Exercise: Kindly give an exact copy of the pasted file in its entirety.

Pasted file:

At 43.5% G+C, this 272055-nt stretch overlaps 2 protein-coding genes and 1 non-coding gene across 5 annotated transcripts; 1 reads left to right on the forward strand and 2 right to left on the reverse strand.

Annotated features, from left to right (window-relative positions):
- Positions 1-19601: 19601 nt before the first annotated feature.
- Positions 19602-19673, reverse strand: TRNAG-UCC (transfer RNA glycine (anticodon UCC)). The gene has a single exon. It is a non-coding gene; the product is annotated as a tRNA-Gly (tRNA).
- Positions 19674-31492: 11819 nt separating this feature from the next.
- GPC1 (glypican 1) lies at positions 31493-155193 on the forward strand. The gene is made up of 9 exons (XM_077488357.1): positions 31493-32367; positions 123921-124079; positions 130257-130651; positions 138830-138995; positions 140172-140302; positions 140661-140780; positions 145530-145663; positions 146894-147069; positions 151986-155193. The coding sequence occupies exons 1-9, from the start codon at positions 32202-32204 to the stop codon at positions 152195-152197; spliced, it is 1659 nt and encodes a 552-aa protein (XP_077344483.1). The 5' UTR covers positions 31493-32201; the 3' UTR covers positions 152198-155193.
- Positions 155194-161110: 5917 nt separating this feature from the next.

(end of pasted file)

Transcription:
At 43.5% G+C, this 272055-nt stretch overlaps 2 protein-coding genes and 1 non-coding gene across 5 annotated transcripts; 1 reads left to right on the forward strand and 2 right to left on the reverse strand.

Annotated features, from left to right (window-relative positions):
- Positions 1-19601: 19601 nt before the first annotated feature.
- Positions 19602-19673, reverse strand: TRNAG-UCC (transfer RNA glycine (anticodon UCC)). The gene has a single exon. It is a non-coding gene; the product is annotated as a tRNA-Gly (tRNA).
- Positions 19674-31492: 11819 nt separating this feature from the next.
- GPC1 (glypican 1) lies at positions 31493-155193 on the forward strand. The gene is made up of 9 exons (XM_077488357.1): positions 31493-32367; positions 123921-124079; positions 130257-130651; positions 138830-138995; positions 140172-140302; positions 140661-140780; positions 145530-145663; positions 146894-147069; positions 151986-155193. The coding sequence occupies exons 1-9, from the start codon at positions 32202-32204 to the stop codon at positions 152195-152197; spliced, it is 1659 nt and encodes a 552-aa protein (XP_077344483.1). The 5' UTR covers positions 31493-32201; the 3' UTR covers positions 152198-155193.
- Positions 155194-161110: 5917 nt separating this feature from the next.